Wednesday, 27 February 2013

A Hopeless Romantic Who Doesn't Believe in Love

The title of this post explains it all to me, but I am very aware it is an oxymoron which could make one wonder what the hay I'm talking about: "a hopeless romantic who doesn't believe in love" and it's been my way of thinking from whatever age I first considered the strange concept of "love".

I shall explain:

I have always been a sucker for romantic films, books and songs; I adore fairy-tale, Disney relationships and fall for every charming fictional character I've ever had the joy of delving into their worlds: Dave-the-Laugh, Wes, Logan, Kian, Peeta, Gale, Romeo, and trust me the list goes on. My tummy is inhabited with butterflies whenever I read the most beautifully-crafted words of Nicholas Sparks, producing delicate feelings in which a character feels for another. There are songs that send me to another world completely. A world where "the grass is green" and happiness is not - as One Tree Hill phrases - a "destination"; where evil does not exist and would not ever be inflicted on another: the perfect world.

But - (and I apologise to a previous English teacher who would be having a right old tizz if she were to witness me using "but" at the beginning of a sentence) and the only way I can think of putting it is - I am a cynic. A boy cannot, in my eyes, produce the most thoughtful gesture without influence and a girl sees faults that should not exist. "Love" lasts only as long as the mind wishes to endure, and the small things vanish when the heart refuses to play any more. The concept of "love", to me is simply a commercial-scam to keep the economy existing, to keep some kind of happiness on the surface, to keep people disillusioned when times are darker than those with power wish to portray.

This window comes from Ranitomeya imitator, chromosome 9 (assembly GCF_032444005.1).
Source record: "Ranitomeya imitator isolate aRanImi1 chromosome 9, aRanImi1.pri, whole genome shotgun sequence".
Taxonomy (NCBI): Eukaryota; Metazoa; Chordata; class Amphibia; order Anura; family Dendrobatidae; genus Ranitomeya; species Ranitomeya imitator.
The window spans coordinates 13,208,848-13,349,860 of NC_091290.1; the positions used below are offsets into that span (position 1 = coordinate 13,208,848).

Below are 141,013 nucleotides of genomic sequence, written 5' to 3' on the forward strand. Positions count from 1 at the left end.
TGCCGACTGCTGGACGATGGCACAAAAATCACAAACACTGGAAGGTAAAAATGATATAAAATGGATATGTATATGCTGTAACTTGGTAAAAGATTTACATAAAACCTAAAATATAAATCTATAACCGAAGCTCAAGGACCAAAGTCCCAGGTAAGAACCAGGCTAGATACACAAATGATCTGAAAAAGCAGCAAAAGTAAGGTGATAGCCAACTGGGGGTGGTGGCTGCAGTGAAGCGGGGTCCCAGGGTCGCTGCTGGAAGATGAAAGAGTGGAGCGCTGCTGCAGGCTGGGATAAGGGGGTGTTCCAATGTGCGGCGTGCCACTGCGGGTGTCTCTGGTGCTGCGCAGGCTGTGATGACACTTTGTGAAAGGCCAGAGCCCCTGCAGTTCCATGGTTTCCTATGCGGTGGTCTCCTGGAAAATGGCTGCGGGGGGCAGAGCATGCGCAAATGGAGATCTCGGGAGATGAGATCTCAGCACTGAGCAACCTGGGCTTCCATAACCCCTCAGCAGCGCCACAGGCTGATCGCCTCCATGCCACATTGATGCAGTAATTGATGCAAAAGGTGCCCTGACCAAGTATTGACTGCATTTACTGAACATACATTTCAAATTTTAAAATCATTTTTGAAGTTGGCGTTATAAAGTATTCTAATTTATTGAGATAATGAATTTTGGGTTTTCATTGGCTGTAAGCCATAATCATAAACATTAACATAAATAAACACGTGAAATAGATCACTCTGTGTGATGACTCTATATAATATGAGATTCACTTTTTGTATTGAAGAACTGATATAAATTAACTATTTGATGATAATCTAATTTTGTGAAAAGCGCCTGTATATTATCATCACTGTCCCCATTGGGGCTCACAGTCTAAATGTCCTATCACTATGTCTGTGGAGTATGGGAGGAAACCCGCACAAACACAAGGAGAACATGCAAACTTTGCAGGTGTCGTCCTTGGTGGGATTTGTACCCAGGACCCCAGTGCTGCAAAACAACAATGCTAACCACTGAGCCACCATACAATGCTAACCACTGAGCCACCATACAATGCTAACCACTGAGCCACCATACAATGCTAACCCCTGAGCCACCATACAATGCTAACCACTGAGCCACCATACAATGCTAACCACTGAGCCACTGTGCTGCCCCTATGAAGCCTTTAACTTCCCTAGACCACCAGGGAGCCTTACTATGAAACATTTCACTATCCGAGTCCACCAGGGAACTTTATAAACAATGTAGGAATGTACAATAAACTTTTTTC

"Love" can neither be pinpointed by those whose voice is louder, nor can it be explained by a blogger who can - all in the same day - cry at the heart-wrenching film Titanic and cringe at her best friend for claiming to be in the full-swing process of the motion of, yes, "love".

If this were an essay, I'd conclude with facts and figures supporting an assured view without contradictions. Yet, I can't. Wherever I see true heart being spoken in words, I feel my eyes sting with excited tears but I also see an inevitable, eventual disease, and where I see roses produced by the modern-day-Romeo, I both "aw" outwardly and see a woman who intends to make this man happy until the next season's Gucci arrives.

Sunshine & Sandcastles,

The Girl in the Moonlight.

(Plot twist: all of the above does not mean that I do not see that love does exist...)


  1. This was really well put, and I think that I completely understand you. I, too, am a massive romantic, and yet I still haven't really seen the passionate, pure 'love' described in books or conveyed in movies. I am hoping that I will come across it at some point in the future but I do agree that at times it does seem more commercial than anything.

    A x

    1. Thank you! I hope so too. Books make me want to see it all the more!


Related Posts Plugin for WordPress, Blogger...